Proposal: Slash emissions, fuel use
The Obama administration on Oct. 25 proposed the first-ever national fuel economy and greenhouse gas (GHG) reduction standards on medium- and heavy-duty trucks and buses. They are intended to achieve up to a 20 percent reduction in carbon dioxide (CO2) emissions and fuel consumption in combination tractors by the 2018 model year.
The proposal by the Environmental Protection Agency and the National Highway Traffic Safety Administration sets out standards for three categories of trucks: combination tractors; heavy-duty pickups and vans; and vocational vehicles.
Engine and vehicle standards for combination tractors would begin in the 2014 model year. EPA and NHTSA are proposing differentiated GHG emissions and fuel economy standards for nine combination tractor subcategories based on weight class, cab type and roof height. So there are separate standards for Class 7 day cabs, Class 8 day cabs and Class 8 sleeper caps in each of the following configurations: low roof, mid roof and high roof.
For vocational vehicles, the agencies are proposing engine and vehicle standards starting in the 2014 model year that would achieve up to a 10 percent reduction in fuel consumption and CO2 emissions by 2018 model year.
EPA says an owner-operator could pay for technology upgrades in a new heavy-duty truck within a year and save up to $74,000 over the truck’s useful life. Payback on lower-mileage trucks would require up to five years.
Less optimistic about the overall economic impact was Kyle Treadway, chairman of American Truck Dealers and owner of Kenworth Sales Co. While “dealers support improving fuel economy,” he said, the proposal “is expected to add thousands of dollars to the cost per truck. We are concerned that this could price some buyers out of the market.”
The American Trucking Associations’ backs the national fuel economy standard for trucks as a means of reducing carbon emissions as opposed to less attractive alternatives, such as mandating use of alternative fuels.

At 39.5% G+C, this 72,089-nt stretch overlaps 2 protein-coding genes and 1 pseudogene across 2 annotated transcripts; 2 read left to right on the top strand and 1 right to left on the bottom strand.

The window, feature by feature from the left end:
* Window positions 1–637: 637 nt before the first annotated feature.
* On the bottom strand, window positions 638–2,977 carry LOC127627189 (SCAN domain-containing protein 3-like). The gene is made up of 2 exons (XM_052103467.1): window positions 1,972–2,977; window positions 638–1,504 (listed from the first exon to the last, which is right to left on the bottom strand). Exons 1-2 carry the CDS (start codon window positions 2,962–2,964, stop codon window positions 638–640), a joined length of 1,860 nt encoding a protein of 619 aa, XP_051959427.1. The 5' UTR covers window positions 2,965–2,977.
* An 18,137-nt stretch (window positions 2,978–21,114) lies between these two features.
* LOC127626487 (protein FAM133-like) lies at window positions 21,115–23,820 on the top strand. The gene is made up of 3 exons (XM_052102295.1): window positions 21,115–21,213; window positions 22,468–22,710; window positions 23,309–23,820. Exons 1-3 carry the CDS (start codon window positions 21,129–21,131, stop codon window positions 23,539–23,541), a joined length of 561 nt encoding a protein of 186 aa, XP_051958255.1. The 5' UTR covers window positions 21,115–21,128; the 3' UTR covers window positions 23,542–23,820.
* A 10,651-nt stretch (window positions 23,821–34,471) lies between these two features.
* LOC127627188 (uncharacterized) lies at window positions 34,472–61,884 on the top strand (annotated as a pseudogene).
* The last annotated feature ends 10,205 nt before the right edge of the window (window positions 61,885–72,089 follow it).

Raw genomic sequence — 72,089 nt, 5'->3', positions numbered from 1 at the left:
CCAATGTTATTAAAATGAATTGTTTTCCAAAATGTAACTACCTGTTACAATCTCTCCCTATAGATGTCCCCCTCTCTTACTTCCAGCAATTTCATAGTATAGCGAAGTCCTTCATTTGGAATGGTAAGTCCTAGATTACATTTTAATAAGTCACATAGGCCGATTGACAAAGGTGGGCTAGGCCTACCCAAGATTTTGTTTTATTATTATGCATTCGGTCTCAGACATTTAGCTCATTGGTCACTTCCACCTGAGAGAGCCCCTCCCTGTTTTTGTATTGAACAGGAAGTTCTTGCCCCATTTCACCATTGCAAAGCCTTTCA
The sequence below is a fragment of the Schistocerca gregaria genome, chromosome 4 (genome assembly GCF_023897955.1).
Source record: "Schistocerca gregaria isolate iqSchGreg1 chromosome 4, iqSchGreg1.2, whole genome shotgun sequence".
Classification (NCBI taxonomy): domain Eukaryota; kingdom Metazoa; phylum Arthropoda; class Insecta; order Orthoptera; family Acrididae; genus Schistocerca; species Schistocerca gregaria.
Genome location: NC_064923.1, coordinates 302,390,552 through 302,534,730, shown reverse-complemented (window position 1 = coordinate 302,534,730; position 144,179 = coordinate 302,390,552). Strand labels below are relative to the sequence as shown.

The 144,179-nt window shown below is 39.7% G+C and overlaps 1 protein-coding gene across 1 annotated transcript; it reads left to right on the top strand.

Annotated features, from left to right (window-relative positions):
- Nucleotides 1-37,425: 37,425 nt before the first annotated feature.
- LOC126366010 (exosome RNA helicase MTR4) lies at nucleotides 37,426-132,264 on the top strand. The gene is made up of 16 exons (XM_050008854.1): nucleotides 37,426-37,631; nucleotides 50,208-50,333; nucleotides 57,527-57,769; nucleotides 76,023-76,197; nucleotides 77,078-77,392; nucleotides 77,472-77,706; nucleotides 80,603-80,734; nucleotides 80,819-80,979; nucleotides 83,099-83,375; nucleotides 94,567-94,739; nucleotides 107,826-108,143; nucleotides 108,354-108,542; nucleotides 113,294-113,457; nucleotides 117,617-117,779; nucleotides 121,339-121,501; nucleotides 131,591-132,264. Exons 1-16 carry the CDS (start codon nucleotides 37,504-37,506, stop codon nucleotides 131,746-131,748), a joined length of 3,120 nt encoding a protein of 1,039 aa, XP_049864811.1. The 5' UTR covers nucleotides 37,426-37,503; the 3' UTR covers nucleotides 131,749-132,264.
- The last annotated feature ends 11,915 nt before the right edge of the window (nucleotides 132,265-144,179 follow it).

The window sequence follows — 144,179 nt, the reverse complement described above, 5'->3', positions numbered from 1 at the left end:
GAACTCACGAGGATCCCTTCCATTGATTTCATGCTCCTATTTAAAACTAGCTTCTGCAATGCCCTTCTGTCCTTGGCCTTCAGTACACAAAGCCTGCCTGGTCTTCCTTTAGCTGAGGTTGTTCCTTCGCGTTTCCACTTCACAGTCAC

At a recent ATA meeting, Bill Kozek, general manager of Kenworth Truck Co., said the proposal means buyers will have fewer spec’ing options. Truck makers will have to shift more toward aerodynamic styling, meaning the days of the long-hood conventional – at least in over-the-road applications – may be numbered, he said. “These regulations will be the death of the W900L,” Kozek said at the ATA meeting.
Some truck and engine suppliers are opposed to the notion that the engine and vehicle are regulated separately and favor a total vehicle standard. Moreover, there is no credit given for engine downsizing, noted Anthony Greszler, a vice president for Volvo Powertrain North America.
— Avery Vise n
Bill would mandate recorders
The trucking industry has a mixed response to a congressional bill that would require electronic on-board recorders on all trucks.
The Owner-Operator Independent Drivers Association opposes the measure, but some carriers support it.
On Sept. 29, Sen. Mark Pryor (D-Ark.) introduced the Commercial Driver Compliance Improvement Act, which would mandate the devices for commercial vehicles. Sen. Lamar Alexander (R-Tenn.) co-sponsored the bill, which would require EOBRs provide real-time tracking of a vehicle’s location and enable law enforcement to access this information during roadside inspections.